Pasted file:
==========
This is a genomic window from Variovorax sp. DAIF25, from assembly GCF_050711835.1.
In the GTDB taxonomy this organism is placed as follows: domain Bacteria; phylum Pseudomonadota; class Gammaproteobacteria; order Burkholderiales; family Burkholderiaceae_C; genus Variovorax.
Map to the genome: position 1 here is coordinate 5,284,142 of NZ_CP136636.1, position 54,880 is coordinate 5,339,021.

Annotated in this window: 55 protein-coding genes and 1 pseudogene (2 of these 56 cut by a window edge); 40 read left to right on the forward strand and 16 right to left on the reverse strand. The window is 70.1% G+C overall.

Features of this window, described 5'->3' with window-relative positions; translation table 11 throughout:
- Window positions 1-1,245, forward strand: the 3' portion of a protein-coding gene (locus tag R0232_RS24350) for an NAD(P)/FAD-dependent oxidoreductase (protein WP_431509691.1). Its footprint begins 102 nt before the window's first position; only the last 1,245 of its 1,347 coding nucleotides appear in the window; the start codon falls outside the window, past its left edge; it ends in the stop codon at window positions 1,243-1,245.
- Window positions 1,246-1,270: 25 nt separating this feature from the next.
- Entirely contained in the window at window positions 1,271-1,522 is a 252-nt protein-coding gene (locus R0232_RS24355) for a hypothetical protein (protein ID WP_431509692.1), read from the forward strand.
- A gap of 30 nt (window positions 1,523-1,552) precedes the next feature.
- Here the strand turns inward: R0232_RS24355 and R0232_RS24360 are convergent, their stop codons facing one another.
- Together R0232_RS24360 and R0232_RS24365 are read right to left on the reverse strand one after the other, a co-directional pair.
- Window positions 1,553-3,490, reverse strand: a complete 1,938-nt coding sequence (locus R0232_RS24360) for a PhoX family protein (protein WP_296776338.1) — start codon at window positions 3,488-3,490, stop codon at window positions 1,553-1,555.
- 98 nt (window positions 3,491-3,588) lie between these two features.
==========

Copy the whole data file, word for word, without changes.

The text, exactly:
This is a genomic window from Variovorax sp. DAIF25, from assembly GCF_050711835.1.
In the GTDB taxonomy this organism is placed as follows: domain Bacteria; phylum Pseudomonadota; class Gammaproteobacteria; order Burkholderiales; family Burkholderiaceae_C; genus Variovorax.
Map to the genome: position 1 here is coordinate 5,284,142 of NZ_CP136636.1, position 54,880 is coordinate 5,339,021.

Annotated in this window: 55 protein-coding genes and 1 pseudogene (2 of these 56 cut by a window edge); 40 read left to right on the forward strand and 16 right to left on the reverse strand. The window is 70.1% G+C overall.

Features of this window, described 5'->3' with window-relative positions; translation table 11 throughout:
- Window positions 1-1,245, forward strand: the 3' portion of a protein-coding gene (locus tag R0232_RS24350) for an NAD(P)/FAD-dependent oxidoreductase (protein WP_431509691.1). Its footprint begins 102 nt before the window's first position; only the last 1,245 of its 1,347 coding nucleotides appear in the window; the start codon falls outside the window, past its left edge; it ends in the stop codon at window positions 1,243-1,245.
- Window positions 1,246-1,270: 25 nt separating this feature from the next.
- Entirely contained in the window at window positions 1,271-1,522 is a 252-nt protein-coding gene (locus R0232_RS24355) for a hypothetical protein (protein ID WP_431509692.1), read from the forward strand.
- A gap of 30 nt (window positions 1,523-1,552) precedes the next feature.
- Here the strand turns inward: R0232_RS24355 and R0232_RS24360 are convergent, their stop codons facing one another.
- Together R0232_RS24360 and R0232_RS24365 are read right to left on the reverse strand one after the other, a co-directional pair.
- Window positions 1,553-3,490, reverse strand: a complete 1,938-nt coding sequence (locus R0232_RS24360) for a PhoX family protein (protein WP_296776338.1) — start codon at window positions 3,488-3,490, stop codon at window positions 1,553-1,555.
- 98 nt (window positions 3,491-3,588) lie between these two features.